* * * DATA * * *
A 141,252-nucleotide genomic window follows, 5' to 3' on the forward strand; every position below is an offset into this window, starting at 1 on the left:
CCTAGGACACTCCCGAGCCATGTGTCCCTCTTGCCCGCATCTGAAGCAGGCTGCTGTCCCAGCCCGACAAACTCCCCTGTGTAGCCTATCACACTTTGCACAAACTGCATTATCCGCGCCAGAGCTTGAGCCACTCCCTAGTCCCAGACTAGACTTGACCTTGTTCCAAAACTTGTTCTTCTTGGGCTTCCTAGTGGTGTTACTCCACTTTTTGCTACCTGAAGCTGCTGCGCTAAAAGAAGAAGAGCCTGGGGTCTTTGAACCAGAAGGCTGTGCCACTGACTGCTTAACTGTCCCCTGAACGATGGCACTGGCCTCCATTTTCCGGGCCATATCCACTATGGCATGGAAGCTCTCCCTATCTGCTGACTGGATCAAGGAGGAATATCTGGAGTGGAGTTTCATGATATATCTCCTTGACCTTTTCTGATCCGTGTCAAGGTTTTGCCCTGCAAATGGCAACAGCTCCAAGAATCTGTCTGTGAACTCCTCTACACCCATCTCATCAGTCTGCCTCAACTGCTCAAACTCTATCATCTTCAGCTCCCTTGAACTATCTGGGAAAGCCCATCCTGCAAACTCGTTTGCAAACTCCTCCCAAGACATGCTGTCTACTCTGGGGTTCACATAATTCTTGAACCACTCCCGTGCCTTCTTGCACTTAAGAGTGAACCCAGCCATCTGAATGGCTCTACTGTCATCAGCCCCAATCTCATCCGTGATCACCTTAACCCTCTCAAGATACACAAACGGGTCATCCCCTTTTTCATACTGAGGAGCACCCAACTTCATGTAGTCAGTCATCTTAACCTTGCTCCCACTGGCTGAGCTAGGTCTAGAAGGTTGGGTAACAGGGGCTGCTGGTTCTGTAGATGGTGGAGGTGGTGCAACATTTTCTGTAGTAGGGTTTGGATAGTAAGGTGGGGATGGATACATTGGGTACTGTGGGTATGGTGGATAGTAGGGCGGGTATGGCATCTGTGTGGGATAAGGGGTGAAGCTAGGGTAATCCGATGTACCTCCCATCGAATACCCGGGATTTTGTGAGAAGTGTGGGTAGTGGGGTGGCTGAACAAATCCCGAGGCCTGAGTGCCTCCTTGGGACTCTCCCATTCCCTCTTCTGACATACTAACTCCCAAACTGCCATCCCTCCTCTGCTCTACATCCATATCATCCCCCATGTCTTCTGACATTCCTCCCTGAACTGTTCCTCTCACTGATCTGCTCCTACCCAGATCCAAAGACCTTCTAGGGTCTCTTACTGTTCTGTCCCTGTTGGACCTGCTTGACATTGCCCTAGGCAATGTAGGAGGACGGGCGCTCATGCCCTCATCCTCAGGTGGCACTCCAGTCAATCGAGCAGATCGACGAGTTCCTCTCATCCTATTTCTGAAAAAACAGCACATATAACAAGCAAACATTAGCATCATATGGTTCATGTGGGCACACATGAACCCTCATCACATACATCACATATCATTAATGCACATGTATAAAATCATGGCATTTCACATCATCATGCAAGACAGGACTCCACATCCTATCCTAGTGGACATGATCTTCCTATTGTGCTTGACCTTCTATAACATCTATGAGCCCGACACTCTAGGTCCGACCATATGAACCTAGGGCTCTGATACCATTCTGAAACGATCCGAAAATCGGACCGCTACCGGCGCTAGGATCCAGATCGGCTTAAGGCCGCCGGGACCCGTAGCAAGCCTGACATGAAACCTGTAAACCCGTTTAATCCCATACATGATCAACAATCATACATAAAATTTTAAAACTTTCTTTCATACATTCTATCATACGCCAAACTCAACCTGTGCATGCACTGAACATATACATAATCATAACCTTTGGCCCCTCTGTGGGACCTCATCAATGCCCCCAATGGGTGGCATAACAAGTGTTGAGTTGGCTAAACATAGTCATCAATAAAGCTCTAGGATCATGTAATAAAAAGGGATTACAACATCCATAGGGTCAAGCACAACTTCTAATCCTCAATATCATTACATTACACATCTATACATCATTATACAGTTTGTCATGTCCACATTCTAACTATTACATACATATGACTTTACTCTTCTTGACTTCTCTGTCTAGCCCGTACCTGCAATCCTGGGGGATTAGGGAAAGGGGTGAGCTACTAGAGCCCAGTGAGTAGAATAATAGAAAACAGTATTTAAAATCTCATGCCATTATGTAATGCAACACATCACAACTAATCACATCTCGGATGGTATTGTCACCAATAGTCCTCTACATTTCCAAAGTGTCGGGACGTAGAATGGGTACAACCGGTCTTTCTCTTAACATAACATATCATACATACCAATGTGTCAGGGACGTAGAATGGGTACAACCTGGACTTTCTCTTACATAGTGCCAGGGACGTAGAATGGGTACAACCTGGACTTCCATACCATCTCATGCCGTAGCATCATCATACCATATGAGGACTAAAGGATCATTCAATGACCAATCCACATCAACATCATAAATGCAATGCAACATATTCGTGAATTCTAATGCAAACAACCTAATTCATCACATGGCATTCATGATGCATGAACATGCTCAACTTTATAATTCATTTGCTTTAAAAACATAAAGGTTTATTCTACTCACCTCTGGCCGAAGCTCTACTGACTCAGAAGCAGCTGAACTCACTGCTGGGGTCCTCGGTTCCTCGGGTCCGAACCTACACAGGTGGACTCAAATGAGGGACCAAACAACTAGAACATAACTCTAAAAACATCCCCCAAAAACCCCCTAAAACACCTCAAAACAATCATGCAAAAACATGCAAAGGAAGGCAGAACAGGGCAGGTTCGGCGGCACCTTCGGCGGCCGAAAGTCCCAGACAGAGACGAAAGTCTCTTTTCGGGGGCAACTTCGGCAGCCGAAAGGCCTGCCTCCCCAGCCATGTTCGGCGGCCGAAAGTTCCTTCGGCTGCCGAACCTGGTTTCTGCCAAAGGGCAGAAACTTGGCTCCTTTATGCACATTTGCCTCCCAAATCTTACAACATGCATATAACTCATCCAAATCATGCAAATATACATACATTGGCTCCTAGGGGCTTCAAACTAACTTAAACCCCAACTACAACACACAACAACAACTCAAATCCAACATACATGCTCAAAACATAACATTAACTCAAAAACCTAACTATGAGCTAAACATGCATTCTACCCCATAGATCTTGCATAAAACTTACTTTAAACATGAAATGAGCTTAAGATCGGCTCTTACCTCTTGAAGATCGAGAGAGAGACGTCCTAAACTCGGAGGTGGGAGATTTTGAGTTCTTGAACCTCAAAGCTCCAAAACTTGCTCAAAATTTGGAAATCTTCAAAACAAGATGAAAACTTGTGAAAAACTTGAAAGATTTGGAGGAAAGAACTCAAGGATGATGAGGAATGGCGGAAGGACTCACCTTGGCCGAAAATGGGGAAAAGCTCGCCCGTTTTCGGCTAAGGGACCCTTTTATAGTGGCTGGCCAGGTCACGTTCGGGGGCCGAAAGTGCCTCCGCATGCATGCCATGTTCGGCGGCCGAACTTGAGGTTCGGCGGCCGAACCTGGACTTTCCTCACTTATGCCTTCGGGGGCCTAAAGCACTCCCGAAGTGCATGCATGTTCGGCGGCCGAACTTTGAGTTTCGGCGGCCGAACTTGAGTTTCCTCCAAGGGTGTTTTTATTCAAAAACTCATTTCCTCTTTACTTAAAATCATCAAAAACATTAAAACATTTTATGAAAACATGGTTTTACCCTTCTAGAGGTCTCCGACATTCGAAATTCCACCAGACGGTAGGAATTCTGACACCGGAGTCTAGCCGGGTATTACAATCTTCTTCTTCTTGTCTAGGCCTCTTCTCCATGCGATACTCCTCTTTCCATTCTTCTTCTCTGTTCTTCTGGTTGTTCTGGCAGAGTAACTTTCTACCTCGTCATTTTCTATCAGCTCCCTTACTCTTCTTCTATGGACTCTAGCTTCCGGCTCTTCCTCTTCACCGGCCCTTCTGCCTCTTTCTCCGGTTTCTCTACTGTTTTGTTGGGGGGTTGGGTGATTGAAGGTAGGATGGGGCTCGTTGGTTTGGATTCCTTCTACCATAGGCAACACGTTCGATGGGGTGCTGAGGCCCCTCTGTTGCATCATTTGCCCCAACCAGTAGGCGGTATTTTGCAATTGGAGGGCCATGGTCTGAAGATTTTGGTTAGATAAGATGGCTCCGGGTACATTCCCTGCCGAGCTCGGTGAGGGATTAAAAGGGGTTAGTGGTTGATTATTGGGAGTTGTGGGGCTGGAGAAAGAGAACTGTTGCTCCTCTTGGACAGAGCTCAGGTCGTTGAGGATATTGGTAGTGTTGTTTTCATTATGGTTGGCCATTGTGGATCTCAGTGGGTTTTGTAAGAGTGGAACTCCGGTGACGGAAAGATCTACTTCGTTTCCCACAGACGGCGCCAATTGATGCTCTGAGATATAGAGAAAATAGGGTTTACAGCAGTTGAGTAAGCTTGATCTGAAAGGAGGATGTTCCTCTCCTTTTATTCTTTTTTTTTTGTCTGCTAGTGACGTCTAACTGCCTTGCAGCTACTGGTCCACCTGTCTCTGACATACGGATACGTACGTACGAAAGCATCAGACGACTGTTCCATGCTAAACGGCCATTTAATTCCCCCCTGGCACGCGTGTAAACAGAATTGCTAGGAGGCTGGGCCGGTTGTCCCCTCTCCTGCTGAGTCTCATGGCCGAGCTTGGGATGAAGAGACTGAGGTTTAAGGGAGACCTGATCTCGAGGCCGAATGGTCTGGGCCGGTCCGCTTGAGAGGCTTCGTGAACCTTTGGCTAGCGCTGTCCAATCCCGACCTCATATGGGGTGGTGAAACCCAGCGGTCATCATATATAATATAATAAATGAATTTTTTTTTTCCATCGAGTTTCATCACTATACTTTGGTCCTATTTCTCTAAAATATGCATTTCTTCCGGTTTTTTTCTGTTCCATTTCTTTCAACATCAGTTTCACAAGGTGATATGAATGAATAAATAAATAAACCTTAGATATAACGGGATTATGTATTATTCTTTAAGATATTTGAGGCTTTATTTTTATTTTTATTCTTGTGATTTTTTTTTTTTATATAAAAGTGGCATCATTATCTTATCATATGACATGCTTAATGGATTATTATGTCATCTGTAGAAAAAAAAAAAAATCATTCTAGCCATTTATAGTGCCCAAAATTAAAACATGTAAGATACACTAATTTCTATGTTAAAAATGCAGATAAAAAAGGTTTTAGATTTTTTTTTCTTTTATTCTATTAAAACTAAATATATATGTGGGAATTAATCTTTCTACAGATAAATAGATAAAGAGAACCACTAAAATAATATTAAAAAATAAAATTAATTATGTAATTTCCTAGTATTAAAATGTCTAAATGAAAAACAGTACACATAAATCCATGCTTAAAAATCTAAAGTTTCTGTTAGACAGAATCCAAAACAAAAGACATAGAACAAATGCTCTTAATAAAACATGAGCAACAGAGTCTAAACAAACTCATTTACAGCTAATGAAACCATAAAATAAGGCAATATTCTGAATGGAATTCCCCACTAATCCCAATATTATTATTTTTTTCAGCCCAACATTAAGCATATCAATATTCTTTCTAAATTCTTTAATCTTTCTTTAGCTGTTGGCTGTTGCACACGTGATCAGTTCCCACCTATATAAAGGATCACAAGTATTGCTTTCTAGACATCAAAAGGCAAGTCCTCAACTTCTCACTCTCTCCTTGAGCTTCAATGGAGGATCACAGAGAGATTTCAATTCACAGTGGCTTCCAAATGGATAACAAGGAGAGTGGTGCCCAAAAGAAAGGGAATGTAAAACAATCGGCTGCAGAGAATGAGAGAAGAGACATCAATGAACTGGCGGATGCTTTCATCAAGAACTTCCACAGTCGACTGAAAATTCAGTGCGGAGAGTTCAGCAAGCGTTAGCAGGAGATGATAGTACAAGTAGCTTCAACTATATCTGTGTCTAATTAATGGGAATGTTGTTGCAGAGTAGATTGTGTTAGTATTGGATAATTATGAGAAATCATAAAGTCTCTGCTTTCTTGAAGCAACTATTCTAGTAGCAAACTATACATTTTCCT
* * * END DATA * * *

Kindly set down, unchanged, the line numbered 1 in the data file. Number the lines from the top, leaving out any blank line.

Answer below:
A 141,252-nucleotide genomic window follows, 5' to 3' on the forward strand; every position below is an offset into this window, starting at 1 on the left: